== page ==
I’m not sure how you will hang a river for blocking a road and holding up business-as-usual, I suppose you could always poison it; oh wait, that’s happening already!

Thankfully there are some sane people left in Australia who are pointing out that the jailing of Deanna Coco would be ridiculous if it wasn’t so tragic. Sophie McNeill, of Human Rights Watch, said it was evidence climate protesters faced vindictive legal action restricting their right to peaceful assembly and expression. Coco’s lawyer, Mark Davis, pointed out that only one of five lanes of southbound traffic was blocked.

Internationally, Australia has come in for justifiable criticism. Clément Voule, the UN’s special rapporteur on freedom of association and peaceful assembly, saying he was “alarmed” by the sentence and the court’s refusal to consider bail for her appeal until March. Peaceful protesters should never be criminalised or imprisoned,” Voule said.

However, the NSW premier, Dominic Perrottet, welcomed the minimum eight-month jail sentence which he described as “pleasing to see”. Such statements should make the parents and grandparents of children likely to become peaceful activists, to save the planet and their future, very worried. Let’s hope that none of Dominic Perrottet’s seven children become climate and environmental activists in the future because it doesn’t look like they would get any support from their dad if their activities landed them in jail.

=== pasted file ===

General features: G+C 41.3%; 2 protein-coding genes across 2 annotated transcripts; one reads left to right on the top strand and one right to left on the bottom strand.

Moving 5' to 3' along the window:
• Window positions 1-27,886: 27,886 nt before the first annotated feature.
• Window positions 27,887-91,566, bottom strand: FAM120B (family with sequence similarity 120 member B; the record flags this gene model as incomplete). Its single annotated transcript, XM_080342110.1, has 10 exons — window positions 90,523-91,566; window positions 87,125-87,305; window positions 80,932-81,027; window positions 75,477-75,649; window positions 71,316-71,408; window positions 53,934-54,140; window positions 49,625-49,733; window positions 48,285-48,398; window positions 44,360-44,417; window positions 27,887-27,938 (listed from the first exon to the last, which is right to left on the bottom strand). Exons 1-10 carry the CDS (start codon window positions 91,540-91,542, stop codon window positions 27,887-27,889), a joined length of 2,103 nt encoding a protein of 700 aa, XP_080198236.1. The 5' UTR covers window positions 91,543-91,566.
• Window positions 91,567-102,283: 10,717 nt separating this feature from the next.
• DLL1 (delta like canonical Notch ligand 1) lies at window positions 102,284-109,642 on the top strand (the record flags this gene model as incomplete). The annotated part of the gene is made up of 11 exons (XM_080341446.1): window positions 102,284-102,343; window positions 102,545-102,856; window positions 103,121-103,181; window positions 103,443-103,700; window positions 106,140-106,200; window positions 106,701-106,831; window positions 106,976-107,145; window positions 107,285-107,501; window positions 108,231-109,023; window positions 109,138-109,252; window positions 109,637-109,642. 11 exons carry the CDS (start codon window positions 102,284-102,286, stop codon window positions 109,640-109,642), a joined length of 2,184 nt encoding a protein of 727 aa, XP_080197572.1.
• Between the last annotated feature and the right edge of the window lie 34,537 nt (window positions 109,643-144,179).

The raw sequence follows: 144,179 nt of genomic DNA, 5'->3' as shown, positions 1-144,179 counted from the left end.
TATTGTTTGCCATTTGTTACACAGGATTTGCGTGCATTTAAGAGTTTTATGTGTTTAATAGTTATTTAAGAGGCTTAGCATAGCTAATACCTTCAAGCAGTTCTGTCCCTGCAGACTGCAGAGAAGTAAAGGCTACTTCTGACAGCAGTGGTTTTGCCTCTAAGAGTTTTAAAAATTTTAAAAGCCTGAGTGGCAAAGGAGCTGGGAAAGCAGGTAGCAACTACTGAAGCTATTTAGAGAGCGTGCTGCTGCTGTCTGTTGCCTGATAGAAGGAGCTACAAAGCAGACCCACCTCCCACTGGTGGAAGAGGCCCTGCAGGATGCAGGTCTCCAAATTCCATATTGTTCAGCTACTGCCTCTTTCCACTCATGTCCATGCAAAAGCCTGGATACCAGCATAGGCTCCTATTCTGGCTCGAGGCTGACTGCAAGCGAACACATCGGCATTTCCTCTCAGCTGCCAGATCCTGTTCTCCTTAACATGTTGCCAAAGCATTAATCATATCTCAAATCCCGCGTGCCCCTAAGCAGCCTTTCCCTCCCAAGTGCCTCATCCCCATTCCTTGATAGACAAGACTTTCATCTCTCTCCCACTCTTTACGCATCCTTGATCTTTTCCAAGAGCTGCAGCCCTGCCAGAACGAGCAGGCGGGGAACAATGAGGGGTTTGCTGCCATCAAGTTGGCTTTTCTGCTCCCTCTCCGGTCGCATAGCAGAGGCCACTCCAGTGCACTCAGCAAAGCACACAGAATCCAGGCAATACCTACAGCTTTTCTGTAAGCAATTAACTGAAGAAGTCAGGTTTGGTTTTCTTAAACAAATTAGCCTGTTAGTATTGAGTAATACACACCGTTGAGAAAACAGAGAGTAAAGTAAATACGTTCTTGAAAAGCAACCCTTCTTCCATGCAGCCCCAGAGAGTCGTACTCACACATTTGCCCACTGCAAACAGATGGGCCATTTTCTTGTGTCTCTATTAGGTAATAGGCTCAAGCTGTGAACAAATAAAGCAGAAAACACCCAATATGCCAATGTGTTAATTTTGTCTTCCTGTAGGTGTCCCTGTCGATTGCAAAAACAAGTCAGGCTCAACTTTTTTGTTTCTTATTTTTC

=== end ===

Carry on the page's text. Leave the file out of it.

Certainly, Australian federal and state governments’ actions in addressing climate change and biodiversity loss have been slower than glacial. Corporate capture of our governments has been entrenched over decades.

But this latest round of government legislation, undermining people’s right to peaceful protest, may lead to something much more difficult. When people can do nothing else all they can do is withhold their labour. Strikes are increasing in countries around the world. More-and-more people are withholding their labour because their government’s policies have triggered survival anxiety, as they have to make a choice between heating their homes or putting food on the table. The same government policies driving social disadvantage are also driving biodiversity loss and climate uncertainly.

If government follows that same path it has taken in jailing those who cause minimal disruption to business-as-usual by peacefully demonstrating their concerns for the planet, will the next step be jail time for the people who block roads because they can’t pay their energy bills?

We are on a slippery slope here; and common sense, empathy and compassion need to prevail.

Lynn Johnson

Lynn Johnson is a physicist by education and has worked as an executive coach and a strategy consultant for over 20 years.  In her work she pushes for systemic change, not piecemeal solutions, this includes campaigning for modernising the legal trade in endangered species, to help tackle the illegal wildlife trade.